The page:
Earlier today, the White House released the president’s FY2020 budget request to Congress, which includes recommendations regarding the suite of federal programs that support the care and education of America’s children from birth through age five. While analysis continues on the details of the proposal, First Five Years Fund (FFYF) executive director Sarah Rittling released the following statement specific to the elevation of child care:
“Working families across the country are struggling to access affordable, high-quality child care options for their children. Thanks to the bipartisan commitment of leaders in Washington and the strong partnership between the federal government and states, there have been important funding increases and quality improvements to the child care systems in recent years that support the healthy development of millions of American children while their parents work or attend school. In fact, the largest-ever increase to child care funding came as a result of a bipartisan deal made by Senate Majority Leader Mitch McConnell and Minority Leader Chuck Schumer as part of negotiations to raise domestic spending caps in FY2018. The resulting $2.37 billion funding increase will go a long way toward allowing states to implement important quality improvements to their child care programs, which Congress enacted as part of the 2014 reauthorization of the Child Care and Development Block Grant (CCDBG) program. Still, today, there remains a critical lack of affordable, high-quality child care options for working families – especially low-income families. Quality of care must be central to any discussion about expanding access.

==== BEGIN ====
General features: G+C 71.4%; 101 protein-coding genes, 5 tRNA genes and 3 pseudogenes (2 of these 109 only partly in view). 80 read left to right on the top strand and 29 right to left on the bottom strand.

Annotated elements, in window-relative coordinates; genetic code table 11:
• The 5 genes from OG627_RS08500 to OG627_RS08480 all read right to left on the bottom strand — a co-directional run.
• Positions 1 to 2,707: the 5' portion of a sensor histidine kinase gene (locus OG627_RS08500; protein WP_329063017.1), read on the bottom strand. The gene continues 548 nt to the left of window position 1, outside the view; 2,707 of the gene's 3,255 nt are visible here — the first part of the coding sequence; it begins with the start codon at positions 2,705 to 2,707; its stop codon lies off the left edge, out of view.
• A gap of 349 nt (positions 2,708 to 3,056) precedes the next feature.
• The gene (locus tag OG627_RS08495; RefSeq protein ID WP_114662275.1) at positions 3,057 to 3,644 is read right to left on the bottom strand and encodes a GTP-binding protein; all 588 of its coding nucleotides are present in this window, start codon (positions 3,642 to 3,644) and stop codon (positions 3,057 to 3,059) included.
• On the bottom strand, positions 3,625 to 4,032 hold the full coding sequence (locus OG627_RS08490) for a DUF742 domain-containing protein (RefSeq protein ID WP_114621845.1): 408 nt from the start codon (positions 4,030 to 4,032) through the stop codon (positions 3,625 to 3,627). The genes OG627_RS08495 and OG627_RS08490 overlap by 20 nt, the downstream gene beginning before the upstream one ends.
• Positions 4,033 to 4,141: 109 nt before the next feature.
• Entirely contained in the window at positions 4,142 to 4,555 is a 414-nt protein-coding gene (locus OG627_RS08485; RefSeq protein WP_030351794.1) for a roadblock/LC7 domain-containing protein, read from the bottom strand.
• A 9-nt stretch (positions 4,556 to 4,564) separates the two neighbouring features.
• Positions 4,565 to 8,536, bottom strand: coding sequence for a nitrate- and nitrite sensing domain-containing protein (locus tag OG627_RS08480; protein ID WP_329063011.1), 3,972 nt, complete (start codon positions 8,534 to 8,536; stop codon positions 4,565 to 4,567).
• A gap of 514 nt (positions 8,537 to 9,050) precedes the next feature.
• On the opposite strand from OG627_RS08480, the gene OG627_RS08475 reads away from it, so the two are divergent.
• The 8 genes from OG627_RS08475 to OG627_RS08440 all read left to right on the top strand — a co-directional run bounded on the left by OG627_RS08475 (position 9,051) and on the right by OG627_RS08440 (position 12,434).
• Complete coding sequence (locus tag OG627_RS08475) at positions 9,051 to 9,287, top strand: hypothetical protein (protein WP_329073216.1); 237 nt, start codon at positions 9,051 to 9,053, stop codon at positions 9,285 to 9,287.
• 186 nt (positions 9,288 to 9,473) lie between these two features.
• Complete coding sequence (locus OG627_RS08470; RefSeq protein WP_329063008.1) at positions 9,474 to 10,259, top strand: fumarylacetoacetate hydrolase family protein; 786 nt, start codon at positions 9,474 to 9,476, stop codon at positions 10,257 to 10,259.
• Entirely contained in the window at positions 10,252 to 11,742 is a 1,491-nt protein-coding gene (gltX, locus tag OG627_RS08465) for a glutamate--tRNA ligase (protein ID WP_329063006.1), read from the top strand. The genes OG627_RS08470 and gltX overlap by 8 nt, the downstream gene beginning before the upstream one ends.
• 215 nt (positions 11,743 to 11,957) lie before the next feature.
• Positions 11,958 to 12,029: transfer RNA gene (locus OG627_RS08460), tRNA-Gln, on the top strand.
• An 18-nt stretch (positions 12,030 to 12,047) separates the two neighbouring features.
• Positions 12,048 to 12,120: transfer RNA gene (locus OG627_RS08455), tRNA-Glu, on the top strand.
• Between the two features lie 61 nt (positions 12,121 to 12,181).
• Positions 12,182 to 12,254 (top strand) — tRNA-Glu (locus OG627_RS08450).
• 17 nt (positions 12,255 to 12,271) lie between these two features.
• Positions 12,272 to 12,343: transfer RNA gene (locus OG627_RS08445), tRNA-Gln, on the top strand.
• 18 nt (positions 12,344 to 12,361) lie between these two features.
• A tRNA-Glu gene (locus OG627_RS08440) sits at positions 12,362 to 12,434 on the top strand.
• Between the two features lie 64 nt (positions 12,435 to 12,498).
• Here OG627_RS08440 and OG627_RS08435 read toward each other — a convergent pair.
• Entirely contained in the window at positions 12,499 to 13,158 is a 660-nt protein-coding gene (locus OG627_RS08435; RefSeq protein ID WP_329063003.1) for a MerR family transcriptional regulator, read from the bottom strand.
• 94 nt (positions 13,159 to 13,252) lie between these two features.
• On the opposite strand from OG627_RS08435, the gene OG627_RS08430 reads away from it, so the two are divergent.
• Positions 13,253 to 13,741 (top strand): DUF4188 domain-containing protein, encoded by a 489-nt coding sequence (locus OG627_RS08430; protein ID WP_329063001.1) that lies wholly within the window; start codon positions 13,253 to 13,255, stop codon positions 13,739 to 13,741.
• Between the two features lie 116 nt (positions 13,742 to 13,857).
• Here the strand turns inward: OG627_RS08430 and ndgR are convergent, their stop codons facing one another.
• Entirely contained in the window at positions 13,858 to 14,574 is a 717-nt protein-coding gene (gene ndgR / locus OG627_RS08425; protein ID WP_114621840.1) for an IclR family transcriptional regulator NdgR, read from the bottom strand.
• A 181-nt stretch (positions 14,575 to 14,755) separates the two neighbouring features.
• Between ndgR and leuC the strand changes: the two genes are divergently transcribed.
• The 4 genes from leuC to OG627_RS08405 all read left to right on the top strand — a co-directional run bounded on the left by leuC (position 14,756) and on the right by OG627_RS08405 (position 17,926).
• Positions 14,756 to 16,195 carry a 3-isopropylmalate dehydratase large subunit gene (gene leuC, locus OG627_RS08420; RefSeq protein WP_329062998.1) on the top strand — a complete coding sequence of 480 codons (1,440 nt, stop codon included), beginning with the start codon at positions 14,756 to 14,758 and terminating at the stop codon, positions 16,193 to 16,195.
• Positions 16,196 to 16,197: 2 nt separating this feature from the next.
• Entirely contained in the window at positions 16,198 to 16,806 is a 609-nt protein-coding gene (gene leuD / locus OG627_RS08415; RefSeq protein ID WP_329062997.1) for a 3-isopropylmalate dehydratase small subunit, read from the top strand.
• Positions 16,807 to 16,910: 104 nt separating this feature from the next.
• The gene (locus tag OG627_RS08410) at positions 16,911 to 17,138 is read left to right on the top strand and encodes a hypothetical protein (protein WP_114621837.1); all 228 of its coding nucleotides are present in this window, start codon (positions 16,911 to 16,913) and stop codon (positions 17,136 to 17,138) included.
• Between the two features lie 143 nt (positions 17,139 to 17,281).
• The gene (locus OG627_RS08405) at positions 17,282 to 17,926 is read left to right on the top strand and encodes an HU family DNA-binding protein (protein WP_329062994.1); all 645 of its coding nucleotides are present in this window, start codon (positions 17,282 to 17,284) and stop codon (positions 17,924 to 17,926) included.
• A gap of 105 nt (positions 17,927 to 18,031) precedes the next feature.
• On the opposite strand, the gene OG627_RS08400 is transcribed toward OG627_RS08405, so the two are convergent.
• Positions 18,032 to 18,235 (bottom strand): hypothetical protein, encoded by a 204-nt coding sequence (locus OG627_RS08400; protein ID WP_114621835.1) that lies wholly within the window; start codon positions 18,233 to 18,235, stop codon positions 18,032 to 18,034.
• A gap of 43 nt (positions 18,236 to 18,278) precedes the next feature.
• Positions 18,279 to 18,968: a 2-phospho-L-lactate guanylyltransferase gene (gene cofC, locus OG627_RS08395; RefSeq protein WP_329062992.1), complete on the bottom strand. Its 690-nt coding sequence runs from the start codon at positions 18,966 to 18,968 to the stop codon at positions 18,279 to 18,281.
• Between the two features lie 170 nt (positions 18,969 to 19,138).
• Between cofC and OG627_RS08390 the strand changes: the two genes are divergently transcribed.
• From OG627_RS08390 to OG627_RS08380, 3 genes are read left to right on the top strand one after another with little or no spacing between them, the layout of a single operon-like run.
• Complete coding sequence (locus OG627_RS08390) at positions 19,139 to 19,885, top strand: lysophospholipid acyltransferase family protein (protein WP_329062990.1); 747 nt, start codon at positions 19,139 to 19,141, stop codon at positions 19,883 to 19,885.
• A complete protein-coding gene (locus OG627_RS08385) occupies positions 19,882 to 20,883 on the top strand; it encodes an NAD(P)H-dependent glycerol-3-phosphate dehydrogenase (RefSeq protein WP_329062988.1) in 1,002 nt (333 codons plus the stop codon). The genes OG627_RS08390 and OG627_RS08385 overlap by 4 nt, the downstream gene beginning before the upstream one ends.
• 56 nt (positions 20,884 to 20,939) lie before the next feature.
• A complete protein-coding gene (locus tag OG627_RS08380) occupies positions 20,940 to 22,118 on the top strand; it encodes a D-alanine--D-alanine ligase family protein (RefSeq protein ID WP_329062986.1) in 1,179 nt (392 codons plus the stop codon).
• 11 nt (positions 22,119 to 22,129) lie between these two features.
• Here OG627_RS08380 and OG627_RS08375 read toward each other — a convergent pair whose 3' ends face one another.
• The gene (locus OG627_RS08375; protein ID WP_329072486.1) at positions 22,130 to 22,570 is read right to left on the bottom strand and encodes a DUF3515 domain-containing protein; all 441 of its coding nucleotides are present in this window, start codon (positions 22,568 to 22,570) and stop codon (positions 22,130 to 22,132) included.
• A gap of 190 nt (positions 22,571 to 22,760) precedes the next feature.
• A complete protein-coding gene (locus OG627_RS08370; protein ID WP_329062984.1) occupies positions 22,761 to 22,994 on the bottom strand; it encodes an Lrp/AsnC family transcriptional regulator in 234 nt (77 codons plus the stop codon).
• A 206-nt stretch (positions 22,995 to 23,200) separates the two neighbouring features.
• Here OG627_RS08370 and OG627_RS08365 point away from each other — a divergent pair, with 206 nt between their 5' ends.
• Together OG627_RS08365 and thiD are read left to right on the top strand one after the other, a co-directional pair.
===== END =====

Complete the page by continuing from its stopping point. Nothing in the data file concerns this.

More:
“We are grateful for the positive attention the issue of child care has received from Advisor to the President Ivanka Trump, particularly at a time when a growing number of proposals are being introduced by policymakers in Congress and at the state and local level. Solutions and investments, both big and small, that are born out of a robust exchange of ideas will make a real difference in the lives of young children and their families. Now is the time for Congress to harness the overwhelming bipartisan support for early childhood education and work across the aisle to develop meaningful solutions that will take America from where we are to where we need to be. From a budgeting perspective, the first step will be to raise the budget caps so that Congress can continue increasing funding levels for crucial federal programs like Child Care, Head Start and Early Head Start, Preschool Development Grants, and more.”
The First Five Years Fund is the leading bipartisan federal advocacy organization working to ensure all children from birth through age five have equal access to affordable, comprehensive, high-quality care and education to support their healthy development and help them achieve their full potential in school and life. FFYF seeks to expand federal support for all early learning and care opportunities that are high-quality and focused first on serving those children most-at-risk. http://www.ffyf.org